On Romancing the Stacks at #SAA15, or Archival Supply Porn: Literary Edition

Since there seems to be in influx of snarky ladies (and the people who love them) visiting the blog, I thought I’d bump up one of my favorite posts, originally published August 31, 2015. Consider it fodder for a boring, dreary, drizzly Friday when you’d rather do anything else but work. Sit and ponder the stories below and the myriad of ways a glass of wine and a mind overflowing with sarcasm can improve the world of librarian lust lit.

Settle into your swooning chair and prepare to clutch those pearls because it’s time for Archival Supply Porn: Librarian Lust Edition, Revisted.


I didn’t go to SAA. Instead, I followed along on Twitter, eagerly stalking session tags and Tweeters who worked hard and heavy transcribing nearly every little thing that happened in Cleveland. Not only did the Tweeters regale us #SAAleftbehind with tales of the best coffee in town, gossip about dues increases, and aching foot remedies, they also shared the professional development love: links to different archives, interesting websites, transcriptions of nearly entire sessions (140 characters at a time; the dedication was unwavering). Power Points and PDFs were posted, and for that I’m grateful.

I previously wrote about the sessions I’d attend, if I attended, and initially overlooked session #703, on Reading from the Crypt: Tales of Archives, Horror, and Dystopia. I’m not a fan of fiction, and definitely not a fan of horror (or dystopia or sci-fi or all those fun things the hip kids are into), so archives in fiction, while interesting in theory, just wasn’t my bag. Then the Tweeting started. Titles and recommendations started flying. The constant back and forth between attendees over “Did anyone catch that author?” or “What was that last one called?”  led to the crowdsourced creation of book lists on Goodreads.com.

There is “Reading Through an Archival Lens”, listing “Fiction featuring archives, archivists, memory, and/or record-keeping, and books that can otherwise be read “through an archival lens.”” And “Best Fiction Books Featuring Libraries, Archives, and Museums”.

The list that I found the most fascinating was “Romance Books About Librarians and Archivists”. Ladies and gents, get ready. Pour yourself a glass of wine and grab a box of chocolate; undo that bun and let’s get started. This is Archival Supply Porn: Literary Edition.

If you thought of librarians and archivists as unsexed cardigan-wearers who go home and fawn over their cats, you’re not alone. So do a lot of romance novelists. But we know better. Thar be lust under those acrylic knit sweaters that will not be restrained by the top buttons! Courtesy of the fine folks at session #703, here are some of the titles that will be making your steel shelves quake, your hygrometers go off the charts, and push your desiccants to their limits.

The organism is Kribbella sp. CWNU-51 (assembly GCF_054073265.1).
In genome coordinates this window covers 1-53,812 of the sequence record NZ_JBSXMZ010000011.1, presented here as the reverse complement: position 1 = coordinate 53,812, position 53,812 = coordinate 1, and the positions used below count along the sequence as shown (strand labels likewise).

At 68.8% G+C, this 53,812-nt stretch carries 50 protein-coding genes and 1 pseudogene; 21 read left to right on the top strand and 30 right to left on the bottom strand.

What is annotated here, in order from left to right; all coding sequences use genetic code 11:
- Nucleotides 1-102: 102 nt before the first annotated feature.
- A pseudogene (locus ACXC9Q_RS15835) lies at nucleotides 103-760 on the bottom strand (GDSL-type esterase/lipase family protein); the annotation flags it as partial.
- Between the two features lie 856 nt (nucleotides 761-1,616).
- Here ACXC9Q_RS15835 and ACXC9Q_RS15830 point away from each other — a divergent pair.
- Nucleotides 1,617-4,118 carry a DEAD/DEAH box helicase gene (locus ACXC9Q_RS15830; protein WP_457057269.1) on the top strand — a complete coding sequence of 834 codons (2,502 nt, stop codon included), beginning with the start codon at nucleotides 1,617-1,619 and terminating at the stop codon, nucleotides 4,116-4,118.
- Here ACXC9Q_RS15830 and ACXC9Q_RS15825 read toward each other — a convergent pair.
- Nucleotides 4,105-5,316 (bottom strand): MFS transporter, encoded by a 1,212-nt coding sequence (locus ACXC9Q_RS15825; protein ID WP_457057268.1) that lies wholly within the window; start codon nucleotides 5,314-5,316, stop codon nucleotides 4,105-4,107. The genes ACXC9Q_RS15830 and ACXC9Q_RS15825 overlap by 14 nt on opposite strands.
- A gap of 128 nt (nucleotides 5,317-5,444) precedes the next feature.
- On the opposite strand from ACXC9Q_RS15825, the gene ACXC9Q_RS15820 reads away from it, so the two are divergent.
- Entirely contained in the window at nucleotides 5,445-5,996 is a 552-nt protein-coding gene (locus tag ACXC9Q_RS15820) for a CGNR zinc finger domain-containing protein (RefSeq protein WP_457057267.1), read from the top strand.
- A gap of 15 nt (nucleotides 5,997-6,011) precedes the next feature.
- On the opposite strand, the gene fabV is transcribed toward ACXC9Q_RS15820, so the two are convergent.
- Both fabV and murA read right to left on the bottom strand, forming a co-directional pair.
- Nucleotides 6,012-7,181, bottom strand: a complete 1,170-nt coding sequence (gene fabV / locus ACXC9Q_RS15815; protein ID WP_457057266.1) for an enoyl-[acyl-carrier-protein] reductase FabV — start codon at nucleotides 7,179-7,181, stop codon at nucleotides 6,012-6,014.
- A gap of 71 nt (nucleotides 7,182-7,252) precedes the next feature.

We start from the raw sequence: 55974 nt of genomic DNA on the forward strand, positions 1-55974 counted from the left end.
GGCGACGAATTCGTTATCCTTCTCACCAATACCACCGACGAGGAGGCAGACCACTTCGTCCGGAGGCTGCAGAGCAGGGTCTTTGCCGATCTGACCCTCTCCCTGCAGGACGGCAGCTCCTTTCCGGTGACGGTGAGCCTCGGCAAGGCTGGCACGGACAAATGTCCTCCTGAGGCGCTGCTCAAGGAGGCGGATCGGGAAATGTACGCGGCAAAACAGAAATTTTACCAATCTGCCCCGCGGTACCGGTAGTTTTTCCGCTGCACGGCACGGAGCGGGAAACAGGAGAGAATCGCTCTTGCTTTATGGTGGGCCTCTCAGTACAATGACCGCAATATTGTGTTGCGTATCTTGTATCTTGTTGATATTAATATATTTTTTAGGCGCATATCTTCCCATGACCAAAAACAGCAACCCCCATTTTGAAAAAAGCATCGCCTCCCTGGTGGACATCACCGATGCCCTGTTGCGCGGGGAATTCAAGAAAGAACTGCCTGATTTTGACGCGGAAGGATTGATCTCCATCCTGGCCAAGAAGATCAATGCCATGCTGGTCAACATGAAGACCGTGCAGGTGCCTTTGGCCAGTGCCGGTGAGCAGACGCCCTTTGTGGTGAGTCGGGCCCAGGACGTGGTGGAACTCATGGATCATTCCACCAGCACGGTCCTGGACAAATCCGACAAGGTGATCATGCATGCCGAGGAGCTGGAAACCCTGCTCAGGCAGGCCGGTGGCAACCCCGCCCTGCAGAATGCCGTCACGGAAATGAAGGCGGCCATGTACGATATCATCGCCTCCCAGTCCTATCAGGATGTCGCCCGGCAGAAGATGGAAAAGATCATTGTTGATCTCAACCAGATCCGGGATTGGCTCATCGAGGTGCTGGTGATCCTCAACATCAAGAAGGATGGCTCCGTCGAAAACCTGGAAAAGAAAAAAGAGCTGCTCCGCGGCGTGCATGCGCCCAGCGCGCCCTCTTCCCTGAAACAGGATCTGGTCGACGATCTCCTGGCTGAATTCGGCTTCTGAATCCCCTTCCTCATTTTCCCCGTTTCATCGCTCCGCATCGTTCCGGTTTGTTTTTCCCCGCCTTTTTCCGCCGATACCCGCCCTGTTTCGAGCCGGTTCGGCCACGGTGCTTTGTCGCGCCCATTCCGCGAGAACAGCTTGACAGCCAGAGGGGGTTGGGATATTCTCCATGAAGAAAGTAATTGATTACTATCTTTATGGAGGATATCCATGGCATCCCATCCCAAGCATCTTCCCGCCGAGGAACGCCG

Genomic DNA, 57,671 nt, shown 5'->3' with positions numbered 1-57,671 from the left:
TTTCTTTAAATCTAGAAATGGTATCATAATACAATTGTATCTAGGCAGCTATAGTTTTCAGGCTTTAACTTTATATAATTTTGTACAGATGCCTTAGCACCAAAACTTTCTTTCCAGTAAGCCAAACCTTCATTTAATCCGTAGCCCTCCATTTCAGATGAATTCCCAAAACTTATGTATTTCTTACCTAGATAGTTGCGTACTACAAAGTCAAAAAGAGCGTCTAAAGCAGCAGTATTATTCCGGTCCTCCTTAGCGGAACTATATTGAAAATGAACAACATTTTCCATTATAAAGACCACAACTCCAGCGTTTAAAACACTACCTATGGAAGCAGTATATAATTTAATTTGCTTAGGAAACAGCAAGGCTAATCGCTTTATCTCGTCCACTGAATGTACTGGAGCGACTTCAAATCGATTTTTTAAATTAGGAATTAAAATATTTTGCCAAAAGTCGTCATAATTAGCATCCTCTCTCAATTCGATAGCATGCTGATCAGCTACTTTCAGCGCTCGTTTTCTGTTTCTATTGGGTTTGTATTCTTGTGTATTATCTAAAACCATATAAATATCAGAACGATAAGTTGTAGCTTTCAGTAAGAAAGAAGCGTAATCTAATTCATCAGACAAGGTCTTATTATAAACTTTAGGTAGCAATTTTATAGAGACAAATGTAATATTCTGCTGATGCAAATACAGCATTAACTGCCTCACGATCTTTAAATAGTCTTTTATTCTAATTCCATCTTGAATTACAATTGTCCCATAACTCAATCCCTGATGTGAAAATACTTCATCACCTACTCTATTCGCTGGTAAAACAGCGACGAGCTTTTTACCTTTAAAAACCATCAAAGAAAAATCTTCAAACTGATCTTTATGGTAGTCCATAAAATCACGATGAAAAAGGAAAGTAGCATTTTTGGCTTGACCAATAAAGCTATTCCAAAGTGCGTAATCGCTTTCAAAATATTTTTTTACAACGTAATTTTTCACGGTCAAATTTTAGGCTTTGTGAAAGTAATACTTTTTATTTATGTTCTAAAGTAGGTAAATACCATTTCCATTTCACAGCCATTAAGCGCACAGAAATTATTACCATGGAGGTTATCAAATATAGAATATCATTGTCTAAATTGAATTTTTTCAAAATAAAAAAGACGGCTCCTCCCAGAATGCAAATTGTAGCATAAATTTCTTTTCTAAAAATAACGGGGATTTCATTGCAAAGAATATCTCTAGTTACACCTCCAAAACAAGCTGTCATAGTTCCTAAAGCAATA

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All photos from Goodreads.com unless noted.

The Girl with the Cat Tattoo, by Theresa Weir. Let me guess — the girl with the cat tat is the librarian?

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The Librarian’s Passionate Knight, by Cindy Gerard. The cover on the archivist version features an on-time Iron Mountain delivery guy. With extra transmittal forms. Rawr!

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The Librarian, by Lee Brazil.  The title doesn’t really do much for the imagination, but the cover features two hot, shirtless dudes and the blurb says something about celibacy, which goes with the librarian stereotype nicely.

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The Lawmans Librarian, by Rebecca Brochu. Abandoning the stereotype that librarians are old hags, this softcore softcover presents us with a hot gay male information professional (hint: he’s the one in the requisite geek glasses).

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A Librarian’s Desire, by Ava Delany. You mean librarians desire more than a magic button that releases a trap door that makes problem patrons at the reference desk fall into a rancor pit? Because I know of a librarian out west who really desires a rancor pit in front of the reference desk.

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Virgin Seeks Bad-Ass Boy, by Ruth D. Kerce. Holy wow. I do not know how to process this. I can see the allure of a “bad-ass boy” … But just a quickie? Pfft. Typical librarian. Archivists keep it going longer.

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Junk, by Josephine Miles. [chokes on coffee]. A tale about an archivist who has a problem with his junk. He’s got a hoarding problem, you see. A hoarding problem. Get your mind out of the gutter…

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What the Librarian Did, by Karina Bliss. Was it sit at the reference desk, staring longingly at the horny teenagers sneaking off behind the stacks, wishing she could do the same before throwing caution to the wind, pulling off that stupid blue necktie, and heading to the nearest bar so she could get shit-faced on gimlets then fuck the bartender? Please let it be the librarian getting shit-faced and fucking the bartender!!!

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The Book of True Desires , by Betina Krahn… You mean it’s not this?

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Dewey Decimal System of Love, by Josephine Carr. Oh, Christ on a frigging pony, really?!?! The glasses. The catalog card. The Dewey Decimal System of Love? If we’re going this route, let’s riff off Ranganathan’s fifth law of library science and make The Librarian Has a Growing Orgasm.

A softcore series parodying the tenets of library science? I’d buy it.

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